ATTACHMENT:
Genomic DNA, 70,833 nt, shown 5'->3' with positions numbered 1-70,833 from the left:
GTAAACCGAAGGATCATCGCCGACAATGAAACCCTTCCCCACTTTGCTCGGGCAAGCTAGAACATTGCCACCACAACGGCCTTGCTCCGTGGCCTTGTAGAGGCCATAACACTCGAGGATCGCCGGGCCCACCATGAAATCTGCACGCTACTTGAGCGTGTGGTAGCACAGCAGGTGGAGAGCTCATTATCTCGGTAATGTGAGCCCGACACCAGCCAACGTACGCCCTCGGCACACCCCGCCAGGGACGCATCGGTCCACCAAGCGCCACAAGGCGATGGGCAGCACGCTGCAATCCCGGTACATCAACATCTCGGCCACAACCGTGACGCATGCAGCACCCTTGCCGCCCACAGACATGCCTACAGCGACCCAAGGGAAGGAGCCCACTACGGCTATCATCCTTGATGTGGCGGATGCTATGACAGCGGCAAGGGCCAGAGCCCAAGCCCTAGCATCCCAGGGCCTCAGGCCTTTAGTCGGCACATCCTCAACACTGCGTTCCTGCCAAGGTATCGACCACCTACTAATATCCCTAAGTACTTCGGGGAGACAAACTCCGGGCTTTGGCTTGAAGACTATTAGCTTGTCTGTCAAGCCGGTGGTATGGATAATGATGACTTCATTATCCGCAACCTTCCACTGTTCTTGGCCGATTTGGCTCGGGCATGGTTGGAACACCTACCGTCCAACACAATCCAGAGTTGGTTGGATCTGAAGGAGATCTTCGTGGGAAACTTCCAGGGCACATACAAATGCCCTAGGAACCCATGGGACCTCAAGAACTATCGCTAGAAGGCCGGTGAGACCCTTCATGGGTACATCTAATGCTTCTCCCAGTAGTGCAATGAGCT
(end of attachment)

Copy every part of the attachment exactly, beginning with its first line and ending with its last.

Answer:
Genomic DNA, 70,833 nt, shown 5'->3' with positions numbered 1-70,833 from the left:
GTAAACCGAAGGATCATCGCCGACAATGAAACCCTTCCCCACTTTGCTCGGGCAAGCTAGAACATTGCCACCACAACGGCCTTGCTCCGTGGCCTTGTAGAGGCCATAACACTCGAGGATCGCCGGGCCCACCATGAAATCTGCACGCTACTTGAGCGTGTGGTAGCACAGCAGGTGGAGAGCTCATTATCTCGGTAATGTGAGCCCGACACCAGCCAACGTACGCCCTCGGCACACCCCGCCAGGGACGCATCGGTCCACCAAGCGCCACAAGGCGATGGGCAGCACGCTGCAATCCCGGTACATCAACATCTCGGCCACAACCGTGACGCATGCAGCACCCTTGCCGCCCACAGACATGCCTACAGCGACCCAAGGGAAGGAGCCCACTACGGCTATCATCCTTGATGTGGCGGATGCTATGACAGCGGCAAGGGCCAGAGCCCAAGCCCTAGCATCCCAGGGCCTCAGGCCTTTAGTCGGCACATCCTCAACACTGCGTTCCTGCCAAGGTATCGACCACCTACTAATATCCCTAAGTACTTCGGGGAGACAAACTCCGGGCTTTGGCTTGAAGACTATTAGCTTGTCTGTCAAGCCGGTGGTATGGATAATGATGACTTCATTATCCGCAACCTTCCACTGTTCTTGGCCGATTTGGCTCGGGCATGGTTGGAACACCTACCGTCCAACACAATCCAGAGTTGGTTGGATCTGAAGGAGATCTTCGTGGGAAACTTCCAGGGCACATACAAATGCCCTAGGAACCCATGGGACCTCAAGAACTATCGCTAGAAGGCCGGTGAGACCCTTCATGGGTACATCTAATGCTTCTCCCAGTAGTGCAATGAGCT